The State of Texas requires that all retail public water utilities with more than 3,300 connections have a drought contingency plan that is updated every five years. The Texas Commission on Environmental Quality (TCEQ) specifies the various components and drought stages of the plan, but the local utility specifies what the drought stage triggers are, as well as the actions taken in each stage to reduce water use. These considerations are based on unique aspects of each municipality, such as the source of the drinking water, water demand for that service area, and the utility’s system capacity.

Based on our drought contingency plan, the City of Austin has been under Stage 1 Watering Restrictions since June 6. It is important to note that Austin’s Stage 1 restrictions are more stringent than restrictions enacted in many other neighboring communities.

Are Austin’s watering restrictions strong enough for our current drought?

Austin has leaned into water conservation in normal weather, as well as in drought, by adopting permanent, year-round conservation watering restrictions in 2016 that reduced watering with automatic irrigation systems to one day per week. We are the only city in the state to do so. The effectiveness of these efforts is demonstrated by our reduction of per capita water usage. In 2011, Austin Water customers used over 160 gallons per capita per day (GPCD). Comparatively, the per capita usage was around 125 GPCD in 2021.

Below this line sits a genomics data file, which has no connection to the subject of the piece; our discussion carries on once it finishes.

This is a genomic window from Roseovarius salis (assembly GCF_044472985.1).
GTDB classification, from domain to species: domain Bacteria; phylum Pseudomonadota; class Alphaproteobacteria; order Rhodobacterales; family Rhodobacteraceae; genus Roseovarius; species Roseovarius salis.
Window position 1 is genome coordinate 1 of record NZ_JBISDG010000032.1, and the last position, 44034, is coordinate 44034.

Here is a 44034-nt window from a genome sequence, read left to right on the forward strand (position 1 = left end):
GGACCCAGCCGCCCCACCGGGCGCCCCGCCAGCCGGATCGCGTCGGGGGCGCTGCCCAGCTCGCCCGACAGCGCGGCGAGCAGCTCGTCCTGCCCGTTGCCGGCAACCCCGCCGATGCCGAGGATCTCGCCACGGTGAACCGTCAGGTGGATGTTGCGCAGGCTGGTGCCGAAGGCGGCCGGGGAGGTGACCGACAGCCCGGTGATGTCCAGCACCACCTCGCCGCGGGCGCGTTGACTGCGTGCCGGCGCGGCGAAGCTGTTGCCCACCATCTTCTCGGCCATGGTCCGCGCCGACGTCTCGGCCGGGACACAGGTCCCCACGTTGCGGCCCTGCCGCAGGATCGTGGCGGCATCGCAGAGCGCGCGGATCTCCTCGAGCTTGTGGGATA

Will we have enough water since our population is growing?

In 2018 Austin Water completed a 100-year integrated water resource plan called Water Forward. That plan, adopted by Austin City Council, took into consideration a number of factors, including population growth and climate change, and identified various strategies to meet our communities water needs for the next 100 years.

Why isn't the utility doing more to respond to the drought?

Austin Water is following its Council-approved Drought Contingency Plan (DCP) that was developed with community input. The current drought conditions do not indicate that measures beyond what is in the plan are necessary at this time.

Will we have enough water since our population is growing?

Yes, Austin Water is working to ensure that that we will have enough water for our growing population. In 2018 Austin Water completed a 100-year integrated water resource plan called Water Forward. That plan, adopted by Austin City Council, took into consideration a number of factors, including population growth and climate change, and identified various strategies to meet our communities water needs for the next 100 years.

Is the City exploring other additional sources for drinking water?